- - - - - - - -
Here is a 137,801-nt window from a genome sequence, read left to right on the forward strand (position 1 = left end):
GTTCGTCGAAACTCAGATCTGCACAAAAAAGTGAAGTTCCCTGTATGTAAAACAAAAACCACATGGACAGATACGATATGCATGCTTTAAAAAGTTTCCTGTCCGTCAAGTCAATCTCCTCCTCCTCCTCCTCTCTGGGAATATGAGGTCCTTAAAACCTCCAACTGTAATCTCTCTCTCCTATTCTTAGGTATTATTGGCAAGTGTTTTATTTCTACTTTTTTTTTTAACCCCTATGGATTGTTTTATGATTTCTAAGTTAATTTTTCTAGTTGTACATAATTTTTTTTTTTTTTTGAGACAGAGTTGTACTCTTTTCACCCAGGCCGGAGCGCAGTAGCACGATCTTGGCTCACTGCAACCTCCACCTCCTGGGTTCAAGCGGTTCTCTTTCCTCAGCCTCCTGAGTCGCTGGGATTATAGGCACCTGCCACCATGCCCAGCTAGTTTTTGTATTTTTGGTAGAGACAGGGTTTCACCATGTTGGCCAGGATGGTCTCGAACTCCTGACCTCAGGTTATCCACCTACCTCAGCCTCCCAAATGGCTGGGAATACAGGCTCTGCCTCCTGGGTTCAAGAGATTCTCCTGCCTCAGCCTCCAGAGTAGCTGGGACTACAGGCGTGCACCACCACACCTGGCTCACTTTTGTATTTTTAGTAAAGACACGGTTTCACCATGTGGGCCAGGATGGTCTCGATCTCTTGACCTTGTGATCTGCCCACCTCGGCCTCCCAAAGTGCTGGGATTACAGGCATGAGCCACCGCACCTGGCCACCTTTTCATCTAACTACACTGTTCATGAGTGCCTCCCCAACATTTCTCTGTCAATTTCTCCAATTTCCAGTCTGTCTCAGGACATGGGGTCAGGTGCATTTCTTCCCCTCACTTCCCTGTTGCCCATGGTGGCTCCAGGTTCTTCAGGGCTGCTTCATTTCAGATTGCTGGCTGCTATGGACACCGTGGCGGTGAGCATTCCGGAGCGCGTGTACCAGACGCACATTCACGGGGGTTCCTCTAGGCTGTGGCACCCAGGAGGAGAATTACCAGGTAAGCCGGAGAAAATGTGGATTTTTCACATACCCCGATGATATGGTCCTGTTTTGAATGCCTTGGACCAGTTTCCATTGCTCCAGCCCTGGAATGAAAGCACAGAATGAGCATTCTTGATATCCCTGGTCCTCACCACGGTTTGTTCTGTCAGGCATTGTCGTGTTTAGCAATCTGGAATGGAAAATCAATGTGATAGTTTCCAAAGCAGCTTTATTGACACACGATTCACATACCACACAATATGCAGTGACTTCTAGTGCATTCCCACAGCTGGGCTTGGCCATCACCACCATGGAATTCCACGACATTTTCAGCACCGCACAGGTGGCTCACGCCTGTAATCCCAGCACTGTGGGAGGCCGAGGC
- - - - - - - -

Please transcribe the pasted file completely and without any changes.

Here is a 137,801-nt window from a genome sequence, read left to right on the forward strand (position 1 = left end):
GTTCGTCGAAACTCAGATCTGCACAAAAAAGTGAAGTTCCCTGTATGTAAAACAAAAACCACATGGACAGATACGATATGCATGCTTTAAAAAGTTTCCTGTCCGTCAAGTCAATCTCCTCCTCCTCCTCCTCTCTGGGAATATGAGGTCCTTAAAACCTCCAACTGTAATCTCTCTCTCCTATTCTTAGGTATTATTGGCAAGTGTTTTATTTCTACTTTTTTTTTTAACCCCTATGGATTGTTTTATGATTTCTAAGTTAATTTTTCTAGTTGTACATAATTTTTTTTTTTTTTTGAGACAGAGTTGTACTCTTTTCACCCAGGCCGGAGCGCAGTAGCACGATCTTGGCTCACTGCAACCTCCACCTCCTGGGTTCAAGCGGTTCTCTTTCCTCAGCCTCCTGAGTCGCTGGGATTATAGGCACCTGCCACCATGCCCAGCTAGTTTTTGTATTTTTGGTAGAGACAGGGTTTCACCATGTTGGCCAGGATGGTCTCGAACTCCTGACCTCAGGTTATCCACCTACCTCAGCCTCCCAAATGGCTGGGAATACAGGCTCTGCCTCCTGGGTTCAAGAGATTCTCCTGCCTCAGCCTCCAGAGTAGCTGGGACTACAGGCGTGCACCACCACACCTGGCTCACTTTTGTATTTTTAGTAAAGACACGGTTTCACCATGTGGGCCAGGATGGTCTCGATCTCTTGACCTTGTGATCTGCCCACCTCGGCCTCCCAAAGTGCTGGGATTACAGGCATGAGCCACCGCACCTGGCCACCTTTTCATCTAACTACACTGTTCATGAGTGCCTCCCCAACATTTCTCTGTCAATTTCTCCAATTTCCAGTCTGTCTCAGGACATGGGGTCAGGTGCATTTCTTCCCCTCACTTCCCTGTTGCCCATGGTGGCTCCAGGTTCTTCAGGGCTGCTTCATTTCAGATTGCTGGCTGCTATGGACACCGTGGCGGTGAGCATTCCGGAGCGCGTGTACCAGACGCACATTCACGGGGGTTCCTCTAGGCTGTGGCACCCAGGAGGAGAATTACCAGGTAAGCCGGAGAAAATGTGGATTTTTCACATACCCCGATGATATGGTCCTGTTTTGAATGCCTTGGACCAGTTTCCATTGCTCCAGCCCTGGAATGAAAGCACAGAATGAGCATTCTTGATATCCCTGGTCCTCACCACGGTTTGTTCTGTCAGGCATTGTCGTGTTTAGCAATCTGGAATGGAAAATCAATGTGATAGTTTCCAAAGCAGCTTTATTGACACACGATTCACATACCACACAATATGCAGTGACTTCTAGTGCATTCCCACAGCTGGGCTTGGCCATCACCACCATGGAATTCCACGACATTTTCAGCACCGCACAGGTGGCTCACGCCTGTAATCCCAGCACTGTGGGAGGCCGAGGC